The Critics: Fairy-tales after Auschwitz

Click to follow
The Independent Culture

La Vita e Bella/ Life is Beautiful (PG)

Roberto Benigni's Life is Beautiful is no masterpiece, but there's a scene in it when, as children say when playing hide-and-seek, it gets warm. It occurs in the second half, the notorious half, the half set inside a concentration camp. (The first half is a sprightly if fairly conventional romantic comedy.) Guido, played in a manic, screen-hogging style by Benigni himself, is an ebullient Jewish waiter who finds himself deported to the camp along with his little son. Determined at whatever cost to his own welfare to conceal its true genocidal nature from the boy, he contrives to persuade him that the ordeal they're about to undergo is in reality just a game of make-believe, a game in which their oppressors are only pretending to be baddies. In the scene I refer to, he volunteers his services as an interpreter and, for the benefit of his son and to the bafflement of his fellow-inmates, systematically mistranslates a guard's barked-out orders to make them sound as though he were jocularly explaining the rules of the great game.

On paper the idea must already have been magnificent and in practice it's sublime, a gag both hilarious and outrageous, worthy, literally worthy, of Chaplin. Indeed, Chaplin's The Great Dictator is one of the models of Life is Beautiful, the other being Lubitsch's To Be or Not to Be (with its famous line, spoken by a Gestapo officer, "We do the concentrating and the Poles do the camping!"). And it's a measure of how close Benigni came to meeting the lunatic challenge he set himself that he isn't humiliated by these prestigious references.

A comedy about the Holocaust? I confess that, as someone for whom it's practically an axiom that the camps remain forever off-limits to attempts at mimetic reconstruction, and who was therefore one of the few people who loathed Schindler's List, I dreaded Life Is Beautiful. Yet so powerful is humour as an agent of transgressive subversion, so uncontrollably instinctive is a belly laugh, that in spite of all my misgivings I capitulated to the film. As Spielberg demonstrated, to make audiences cry at a Holocaust movie is child's play. But to make them laugh! That takes both talent (which Spielberg certainly has) and some sort of foolhardy genius (which he just as certainly doesn't). That it has absolutely no pretension to recreating the realities of the camps is precisely the grandeur, not the weakness, of Benigni's film.

Divorced from its own rather claustrophobic "world" - its diagesis, as linguistic theorists call it - the absurd plot wouldn't hold up for an instant. What child would believe that enduring a journey of several days in a nightmarishly packed, lavatory-less cattle-truck was all part of a game? ("I didn't like the train," he plaintively says to his father when they arrive at the camp. I bet he didn't!) Why does he never appear to miss his mother? Since Guido passes on his own meagre food rations to the boy, how does he himself manage to keep looking so robust? The answer to these (and a score of similar questions) is that Life is Beautiful is not just a comic fable but a fairy-tale, a fairy-tale in the manner of the brothers Grimm, except that it's set not in a gingerbread house but in a gingerbread Auschwitz.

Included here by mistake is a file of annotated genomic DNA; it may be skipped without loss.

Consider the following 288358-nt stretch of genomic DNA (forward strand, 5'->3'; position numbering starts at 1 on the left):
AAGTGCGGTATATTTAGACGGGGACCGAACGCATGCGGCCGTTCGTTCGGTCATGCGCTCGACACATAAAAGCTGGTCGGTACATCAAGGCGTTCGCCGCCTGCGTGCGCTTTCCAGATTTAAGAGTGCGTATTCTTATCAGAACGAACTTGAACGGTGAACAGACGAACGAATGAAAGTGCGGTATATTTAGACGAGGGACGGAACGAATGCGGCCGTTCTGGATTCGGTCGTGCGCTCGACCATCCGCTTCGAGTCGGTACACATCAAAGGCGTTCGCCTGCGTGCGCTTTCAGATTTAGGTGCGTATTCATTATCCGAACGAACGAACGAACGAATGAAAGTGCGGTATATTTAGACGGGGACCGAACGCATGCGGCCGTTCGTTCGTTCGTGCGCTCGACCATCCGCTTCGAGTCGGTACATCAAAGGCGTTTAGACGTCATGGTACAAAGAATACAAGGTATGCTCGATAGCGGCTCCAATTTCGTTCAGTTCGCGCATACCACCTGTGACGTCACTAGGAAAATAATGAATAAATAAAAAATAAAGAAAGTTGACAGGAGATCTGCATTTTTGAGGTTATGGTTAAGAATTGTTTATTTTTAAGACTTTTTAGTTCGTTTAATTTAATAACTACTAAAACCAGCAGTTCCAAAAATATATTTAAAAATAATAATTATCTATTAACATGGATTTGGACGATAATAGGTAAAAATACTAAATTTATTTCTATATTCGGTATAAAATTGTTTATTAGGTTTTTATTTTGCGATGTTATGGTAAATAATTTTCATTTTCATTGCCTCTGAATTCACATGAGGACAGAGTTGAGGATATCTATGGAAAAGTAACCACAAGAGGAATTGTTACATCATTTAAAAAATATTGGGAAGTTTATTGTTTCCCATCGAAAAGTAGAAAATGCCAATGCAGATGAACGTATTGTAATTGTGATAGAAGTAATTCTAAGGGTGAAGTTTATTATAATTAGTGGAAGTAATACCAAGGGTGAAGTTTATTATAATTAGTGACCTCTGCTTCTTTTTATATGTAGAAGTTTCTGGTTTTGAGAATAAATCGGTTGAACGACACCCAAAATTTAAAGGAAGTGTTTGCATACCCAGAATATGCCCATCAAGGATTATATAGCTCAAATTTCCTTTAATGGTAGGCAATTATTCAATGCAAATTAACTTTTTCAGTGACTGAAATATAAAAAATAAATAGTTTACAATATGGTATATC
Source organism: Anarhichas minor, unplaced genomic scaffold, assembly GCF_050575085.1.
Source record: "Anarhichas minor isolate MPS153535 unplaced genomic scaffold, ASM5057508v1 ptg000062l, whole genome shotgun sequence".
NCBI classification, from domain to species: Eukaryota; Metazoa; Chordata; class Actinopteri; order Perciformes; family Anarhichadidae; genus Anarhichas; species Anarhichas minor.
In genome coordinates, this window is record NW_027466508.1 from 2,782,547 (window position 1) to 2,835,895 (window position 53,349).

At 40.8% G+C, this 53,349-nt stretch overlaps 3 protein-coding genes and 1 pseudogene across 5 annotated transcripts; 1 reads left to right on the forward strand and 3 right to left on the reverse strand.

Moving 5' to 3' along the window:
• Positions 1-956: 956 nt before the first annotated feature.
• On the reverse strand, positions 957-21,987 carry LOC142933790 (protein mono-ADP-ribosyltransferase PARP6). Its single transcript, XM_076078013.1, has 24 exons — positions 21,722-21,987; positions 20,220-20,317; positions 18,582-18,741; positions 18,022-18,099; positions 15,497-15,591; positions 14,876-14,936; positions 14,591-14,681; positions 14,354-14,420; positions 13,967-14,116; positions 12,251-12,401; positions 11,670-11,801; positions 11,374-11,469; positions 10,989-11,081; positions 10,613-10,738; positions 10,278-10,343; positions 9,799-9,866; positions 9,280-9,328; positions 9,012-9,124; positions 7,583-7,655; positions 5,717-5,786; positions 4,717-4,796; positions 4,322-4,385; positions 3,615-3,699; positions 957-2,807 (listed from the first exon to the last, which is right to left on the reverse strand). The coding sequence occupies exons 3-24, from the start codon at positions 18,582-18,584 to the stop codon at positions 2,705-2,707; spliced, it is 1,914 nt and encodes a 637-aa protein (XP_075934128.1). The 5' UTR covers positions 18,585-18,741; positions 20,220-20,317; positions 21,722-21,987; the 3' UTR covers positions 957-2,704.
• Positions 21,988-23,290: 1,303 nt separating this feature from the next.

The film has been criticised in some quarters for travestying the horrors of its setting, but that strikes me as its greatest strength. Instead of endeavouring to mimic the trappings and textures of Hell, Benigni has recourse to a lexicon of Holocaust signifiers which are already, as it were, in the public domain. The inmates are dressed in striped pyjamas, but they're not especially emaciated (which would have necessitated the obscenity of advertising for skeletal extras, "Jewish" types being particularly appreciated). The women's heads would seem to be shaven but, since almost all of them wear headscarves, their degradation is implied, not imitated. And when, in a chilling sequence, Guido at last comes face to face with a mound of martyred cadavers, it's perfectly obvious that the image is a painted tableau. Since I'm convinced that the use of such a backdrop was dictated not by trivial budgetary constraints but out of respect for the real martyrs of the real camps, that was perhaps the point in the film when, for all its flaws, I realised I was definitively on its side.

What are those flaws? Flaw, really, albeit a fundamental one. Fairy-tales, as we know from Bettelheim, are crucial to a child's psychological formation and eventual purchase on adult society primarily because their narratives have been designed to confront him or her, within the framework of stylised fantasy, with the reality of evil's existence in the world. Alas, presumably hoping to offer his public the ultimate feelgood evening out, Benigni shied away from filming the one scene that now seems missing from his film, the scene in which the scales finally fall from the boy's eyes. Even the father's supreme sacrifice happens off-screen, out of his offspring's sight. Because Benigni knew how far to go too far, but no further, Life is Beautiful is (at least from the child's viewpoint) a fairy-tale without witches, ogres or goblins, a fable without a moral, a game as futile as would be Snakes and Ladders without any snakes. If he had dared to shoot such a scene, then the film would have been a masterpiece.

As I say, it sometimes comes very close. There's a moment when the little boy gravely announces to his father that he's just heard they're all to be turned into buttons and soap. "Buttons and soap! That'll be the day!" Benigni answers with a carefully crafted grin. "You fell for that old joke?" And he repeats, "That'll be the day!" He's right. Turning human beings into buttons and soap? It has to be a joke. Yet that was the day.